Foreword A preliminary version of this briefing note was presented at the 2003 Tyndall Assembly, in the breakout session on “Interaction with NonAcademic Communities”. The insights from the ensuing discussion have been written into this document. It is intended first as a short overview of ‘post-normal science’, and second as an exploration of exactly what this might mean for an academic research organisation’s day-to-day practices. New Forms of Science Responding to climate change covers issues of great complexity, involving many organisations, many spatial and time scales and many academic disciplines. In traditional Western methods of research, understanding of the world is achieved by division into separate academic disciplines and treating each with a ‘silver bullet’ peopled by specialists in that narrow field. Science is seen as separate from values and cultural context. However, when the world faces such overarching complex issues as climate change, it is argued that a new sort of science is needed. So-called ‘PostNormal Science’ (Funtowicz & Ravetz, 1993; Ravetz, 1999) is a label for issues where facts are uncertain, values in dispute and the stakes are high, and has been applied to different fields such as ecological economics (Muller, 2003), food safety The Tyndall Centre The Tyndall Centre was established in 2000 to pioneer new ways of carrying out research on climate change – research which would be shaped by both academic creativity and the needs of those outside academia. This is known commonly as ‘policy-relevant’ research. Both the direction and content of research, and institutional structure, of the Tyndall Centre, have been crafted to deliver this objective. Climate change is not simply a subject (literally) of academic interest – we need to enable actions to address climate change, and to do that we must engage well with those organisations who will do this. Tyndall activities have included large amounts of interaction with government and government agencies, the private sector, advocacy groups, charities and other bodies. However, this creates an obvious tension – and one that was explicitly recognised in the Tyndall Research Strategy: “the Centre.....sits towards the middle of a continuum between a purely science-driven agenda....and a purely policy-driven agenda......The Centre will therefore make creative use of this tension and orient itself towards a policy-relevant and scientifically-innovative research agenda” [Tyndall Centre Research Strategy, p. 5] New Forms of Science and the Tyndall Centre Hunt & Shackley (1999) draw distinction between three main types of knowledge. Traditional academic (Ravetz, 2002), medicine (Sweeney & Kernick, 2002, Laugharne & Laugharne, 2002) as well as climate science (Bray & von Storch, 1999, Saloranta, 2001). In all these fields, action on issues depends on many value-driven decisions made in the face of uncertainty. It moves beyond traditional research, where ‘truthful output’ is everything, to a method where the quality of the process of research is paramount. Complex problems will never be fully understood before action is needed to address them; a ‘post-normal process’ includes enabling these actions through joint learning and research with those who will carry out the actions, through participation in research by stakeholders as well as specialists. This ensures a ‘grounding’ or contextualisation of research within the practical world in which it is applied.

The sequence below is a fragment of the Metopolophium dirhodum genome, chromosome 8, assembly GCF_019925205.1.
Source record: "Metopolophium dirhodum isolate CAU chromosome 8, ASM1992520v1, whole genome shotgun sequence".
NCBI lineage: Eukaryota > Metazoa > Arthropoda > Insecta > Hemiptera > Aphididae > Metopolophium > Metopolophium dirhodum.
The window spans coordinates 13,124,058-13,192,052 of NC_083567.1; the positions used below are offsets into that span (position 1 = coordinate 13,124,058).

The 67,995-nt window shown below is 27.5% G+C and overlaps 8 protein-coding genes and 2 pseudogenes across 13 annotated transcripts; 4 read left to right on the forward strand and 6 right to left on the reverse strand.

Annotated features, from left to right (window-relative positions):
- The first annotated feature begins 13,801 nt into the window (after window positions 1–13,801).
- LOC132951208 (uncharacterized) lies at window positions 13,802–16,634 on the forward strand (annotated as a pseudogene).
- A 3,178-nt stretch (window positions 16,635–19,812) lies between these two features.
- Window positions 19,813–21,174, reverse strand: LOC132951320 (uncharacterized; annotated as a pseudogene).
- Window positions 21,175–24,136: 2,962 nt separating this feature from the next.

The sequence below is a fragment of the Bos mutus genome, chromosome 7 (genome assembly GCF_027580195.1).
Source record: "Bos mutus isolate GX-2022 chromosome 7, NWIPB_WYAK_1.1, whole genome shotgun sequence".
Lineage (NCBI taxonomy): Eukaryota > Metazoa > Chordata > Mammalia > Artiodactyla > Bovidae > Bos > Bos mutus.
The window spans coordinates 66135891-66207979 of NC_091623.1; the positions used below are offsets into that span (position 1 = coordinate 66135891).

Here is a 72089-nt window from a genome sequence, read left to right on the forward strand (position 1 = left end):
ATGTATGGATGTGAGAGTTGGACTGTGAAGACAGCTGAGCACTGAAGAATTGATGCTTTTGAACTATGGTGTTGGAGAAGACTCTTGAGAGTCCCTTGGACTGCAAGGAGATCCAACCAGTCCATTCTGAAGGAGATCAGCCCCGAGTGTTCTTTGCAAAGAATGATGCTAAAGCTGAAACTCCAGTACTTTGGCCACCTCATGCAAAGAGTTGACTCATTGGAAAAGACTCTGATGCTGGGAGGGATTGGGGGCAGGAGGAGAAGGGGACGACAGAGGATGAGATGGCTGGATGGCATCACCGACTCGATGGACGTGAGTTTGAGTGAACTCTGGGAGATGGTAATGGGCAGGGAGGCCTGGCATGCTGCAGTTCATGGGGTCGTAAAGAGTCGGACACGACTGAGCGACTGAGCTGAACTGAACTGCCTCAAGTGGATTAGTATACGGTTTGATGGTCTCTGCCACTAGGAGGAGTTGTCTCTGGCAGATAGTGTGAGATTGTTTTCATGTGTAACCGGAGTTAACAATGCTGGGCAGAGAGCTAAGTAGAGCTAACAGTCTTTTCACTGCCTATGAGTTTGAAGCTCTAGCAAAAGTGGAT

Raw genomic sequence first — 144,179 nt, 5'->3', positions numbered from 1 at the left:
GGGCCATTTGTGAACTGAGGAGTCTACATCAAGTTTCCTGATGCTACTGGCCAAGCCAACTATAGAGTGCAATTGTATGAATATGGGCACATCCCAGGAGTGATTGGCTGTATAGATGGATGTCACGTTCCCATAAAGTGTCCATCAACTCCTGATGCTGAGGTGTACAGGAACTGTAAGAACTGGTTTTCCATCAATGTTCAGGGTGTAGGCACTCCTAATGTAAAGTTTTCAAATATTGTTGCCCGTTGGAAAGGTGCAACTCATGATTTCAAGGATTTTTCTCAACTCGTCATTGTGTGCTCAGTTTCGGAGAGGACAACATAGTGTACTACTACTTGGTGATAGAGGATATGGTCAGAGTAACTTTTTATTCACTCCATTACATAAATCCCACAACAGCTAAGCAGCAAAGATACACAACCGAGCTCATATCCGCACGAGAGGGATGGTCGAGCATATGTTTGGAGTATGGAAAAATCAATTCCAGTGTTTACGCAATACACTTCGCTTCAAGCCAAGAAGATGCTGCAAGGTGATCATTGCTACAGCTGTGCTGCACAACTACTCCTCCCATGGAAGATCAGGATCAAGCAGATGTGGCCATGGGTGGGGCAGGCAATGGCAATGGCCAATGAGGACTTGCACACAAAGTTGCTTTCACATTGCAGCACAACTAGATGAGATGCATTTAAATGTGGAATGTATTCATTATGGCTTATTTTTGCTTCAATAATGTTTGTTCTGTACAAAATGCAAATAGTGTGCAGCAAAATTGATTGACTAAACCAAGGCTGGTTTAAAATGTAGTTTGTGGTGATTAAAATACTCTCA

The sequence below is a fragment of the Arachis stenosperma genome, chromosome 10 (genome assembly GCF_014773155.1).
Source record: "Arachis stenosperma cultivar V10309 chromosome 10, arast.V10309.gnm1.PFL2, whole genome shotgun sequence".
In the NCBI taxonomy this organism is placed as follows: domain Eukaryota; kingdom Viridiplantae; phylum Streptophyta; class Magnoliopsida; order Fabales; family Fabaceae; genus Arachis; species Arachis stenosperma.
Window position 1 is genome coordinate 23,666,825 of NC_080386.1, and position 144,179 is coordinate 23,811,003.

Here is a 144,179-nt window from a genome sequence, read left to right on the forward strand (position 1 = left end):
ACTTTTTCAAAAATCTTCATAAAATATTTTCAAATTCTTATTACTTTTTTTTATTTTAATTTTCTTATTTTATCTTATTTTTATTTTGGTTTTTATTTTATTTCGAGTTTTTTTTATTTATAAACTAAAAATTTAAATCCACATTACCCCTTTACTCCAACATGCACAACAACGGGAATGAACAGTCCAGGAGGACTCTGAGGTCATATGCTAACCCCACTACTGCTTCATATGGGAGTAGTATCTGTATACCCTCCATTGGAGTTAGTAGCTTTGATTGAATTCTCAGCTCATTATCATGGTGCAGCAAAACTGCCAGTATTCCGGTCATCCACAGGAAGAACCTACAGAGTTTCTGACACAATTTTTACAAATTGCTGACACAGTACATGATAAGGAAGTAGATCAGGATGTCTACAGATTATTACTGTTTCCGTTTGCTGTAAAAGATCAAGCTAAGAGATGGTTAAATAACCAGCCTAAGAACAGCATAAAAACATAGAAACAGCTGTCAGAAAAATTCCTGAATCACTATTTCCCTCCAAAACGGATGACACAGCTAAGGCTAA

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research is rigorous, deep and thoroughly rooted in past research, based on peer review. It is also, mostly, independent – designed and carried out by specialists it is free to reach whatever conclusions it will. Two quite different types of research, increasingly a major part of the policy process, are fiducial and bureaucratic knowledge. Fiducial knowledge is produced as a service to users, and although frequently the basis for policymaking, it is often not peer-reviewed – the status of the authors is the most important validation. Bureaucratic knowledge actually involves the user in constructing the knowledge, which is generally a synthesis for a specific group and contexts. This synthesis is filtered – taken from approved sources, judged by ’what works’ for particular political situations. Fiducial and bureaucratic knowledge are often carried out by consultancies paid by those whose policies will be affected by it: as such, the work is driven by the funder with little opportunity for researcher autonomy. These studies are often (especially by academics) seen as ’inferior’ to academic research. However, this is often the research which has most influence in the policy process. The Tyndall Centre finds itself in the tension between these different approaches, with increasing pressure for academic research to be ‘useful’ – either economically or politically relevant – and yet remain scientifically rigorous. A good example is the case of policy-related research which does not get published in academic journals because of the nature of such research (eg. it is not sufficiently novel but synthesises and presents existing research in a new way). The academic system thus has a tendency to set sometimes arbitrary or contestable boundaries around itself as a source of its objective authority in the wider world. Another example is the process of producing a PhD: as a matter of course, PhD students try to find a balance between policy usefulness/new methods and the traditional demands of thesis production. Conclusion If we recognise and are to address the post-normal nature of climate change research, we must do two things: 1. Aim to integrate knowledge from a very wide range of sources, both academic and lay. The values inherent in the decision-making process must be emphasised in integrated assessment research. There is a need to build on traditional science and modelling and broaden research into issues such as the context, psychology, emotion and morality behind decisions.